When one of my birds appear sick I always bring it indoors. I seperate's it from all the other birds so not to pass on any illness. I always keep it warm and usually place it near to a radiator close to where i'm sitting so I can keep an eye on it. At night I place the sick bird in the airing cupboard and in the morning they are usually as right as rain. I have never lost a sick bird that I have brought indoors to look after (so I must be doing some good). I also give some eggfood and plenty of water with added vitamins. If the bird does not touch the water. I give the water to the bird using a syringe. The reason I bring the bird indoors is that I do not own a Hospital Cage but the advantage of not having such a cage is that you keep a closer eye on your bird.

Signs of a sick bird:

Puffed-up feathers - Birds fluff up their feathers to keep warm, relax for sleep and also when sick. A bird who sits puffed up much of the day is likely in trouble.

 Tail-bobbing when breathing - Birds who sit there puffed up, bobbing their tails, mouth open, may be sick.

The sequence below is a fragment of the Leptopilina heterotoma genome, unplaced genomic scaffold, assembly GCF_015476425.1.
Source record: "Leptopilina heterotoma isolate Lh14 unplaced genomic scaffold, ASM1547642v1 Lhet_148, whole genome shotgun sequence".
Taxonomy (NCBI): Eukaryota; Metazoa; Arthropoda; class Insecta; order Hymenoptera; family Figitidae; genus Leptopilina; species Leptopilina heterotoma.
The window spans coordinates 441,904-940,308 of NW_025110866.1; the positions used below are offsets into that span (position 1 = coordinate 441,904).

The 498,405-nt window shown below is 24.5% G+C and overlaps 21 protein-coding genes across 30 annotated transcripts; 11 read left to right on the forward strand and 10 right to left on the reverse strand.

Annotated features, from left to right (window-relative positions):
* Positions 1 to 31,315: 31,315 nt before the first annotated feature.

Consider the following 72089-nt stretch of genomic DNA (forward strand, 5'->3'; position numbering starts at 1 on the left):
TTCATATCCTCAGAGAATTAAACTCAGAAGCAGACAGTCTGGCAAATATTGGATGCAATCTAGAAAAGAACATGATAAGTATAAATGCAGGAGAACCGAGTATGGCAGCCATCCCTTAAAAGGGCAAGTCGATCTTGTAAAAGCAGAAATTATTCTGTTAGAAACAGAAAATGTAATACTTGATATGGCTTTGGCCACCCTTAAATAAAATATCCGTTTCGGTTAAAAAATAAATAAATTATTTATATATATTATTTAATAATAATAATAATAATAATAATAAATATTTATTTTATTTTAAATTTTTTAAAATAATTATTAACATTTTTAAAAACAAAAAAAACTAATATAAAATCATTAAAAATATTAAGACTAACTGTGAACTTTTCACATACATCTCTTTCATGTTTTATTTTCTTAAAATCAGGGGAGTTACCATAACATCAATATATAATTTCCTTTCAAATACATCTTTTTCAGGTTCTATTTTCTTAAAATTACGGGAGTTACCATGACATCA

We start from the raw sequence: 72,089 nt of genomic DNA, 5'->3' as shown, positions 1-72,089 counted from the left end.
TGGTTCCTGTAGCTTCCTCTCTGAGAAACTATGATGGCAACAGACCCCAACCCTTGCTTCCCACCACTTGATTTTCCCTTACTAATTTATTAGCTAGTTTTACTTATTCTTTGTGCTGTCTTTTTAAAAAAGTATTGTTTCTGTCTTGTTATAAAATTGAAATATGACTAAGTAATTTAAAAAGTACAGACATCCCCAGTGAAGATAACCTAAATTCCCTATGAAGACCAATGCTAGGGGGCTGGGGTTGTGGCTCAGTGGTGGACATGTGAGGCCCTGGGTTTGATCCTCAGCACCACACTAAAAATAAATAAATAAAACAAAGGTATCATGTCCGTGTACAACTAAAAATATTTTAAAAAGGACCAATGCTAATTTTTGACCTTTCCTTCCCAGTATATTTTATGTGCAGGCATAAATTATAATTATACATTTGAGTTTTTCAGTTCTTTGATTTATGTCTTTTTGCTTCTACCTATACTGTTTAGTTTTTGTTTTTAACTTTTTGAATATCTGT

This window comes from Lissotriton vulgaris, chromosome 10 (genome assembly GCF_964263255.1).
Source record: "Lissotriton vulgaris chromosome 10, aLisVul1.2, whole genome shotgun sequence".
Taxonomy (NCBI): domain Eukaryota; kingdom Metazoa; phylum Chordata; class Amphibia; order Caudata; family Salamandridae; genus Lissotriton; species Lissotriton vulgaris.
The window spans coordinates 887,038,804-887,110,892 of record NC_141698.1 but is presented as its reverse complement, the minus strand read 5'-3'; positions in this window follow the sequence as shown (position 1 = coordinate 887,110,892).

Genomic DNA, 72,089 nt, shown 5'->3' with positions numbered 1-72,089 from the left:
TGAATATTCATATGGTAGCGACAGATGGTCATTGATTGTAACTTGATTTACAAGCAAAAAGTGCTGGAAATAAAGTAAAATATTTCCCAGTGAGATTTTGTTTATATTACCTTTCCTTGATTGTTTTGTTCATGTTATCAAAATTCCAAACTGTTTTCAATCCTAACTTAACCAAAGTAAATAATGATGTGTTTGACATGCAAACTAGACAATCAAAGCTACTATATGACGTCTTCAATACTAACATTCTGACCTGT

Not eating their favorite food - Maybe the bird's full, but they need to eat often. If after a day the favourite food is untouched, something's likely wrong.

Half-closed or closed eyes - Alert and healthy birds usually have both eyes wide open while awake. Sleeping excessively - Like people, birds who sleep a lot more than usual may be in trouble.

Throwing up undigested food - Can be mistaken for harmless courtship-related regurgitation. New owners should play it safe and check with a vet. You can eventually learn to tell if it's nausea, but watch very carefully.

 Poop sticking to the vent feathers - This is a common sign of possible sickness, especially if it keeps happening.

Discolored, undigested, or runny poo - Watch for changes in the shape/colour of the poo. Runny poo can happen if you've just given your bird a bath or if it just drank lots of water, but those effects only last for about an hour with small birds.

Poorly preened feathers - When a bird isn't feeling up to caring for its feathers, this is a bad sign, since feathers are vital to a bird's survival in the wild. Sneezing - Especially if it's frequent.

Lack of energy - If a normally playful bird doesn't play very much any more, it may well be sick.

Sudden temperament change - A normally mellow bird may get grouchy and nippy, or a rambunctious bird might just get very quiet and mellow. It might be just hormones or a bad feather day ... or it could be something else.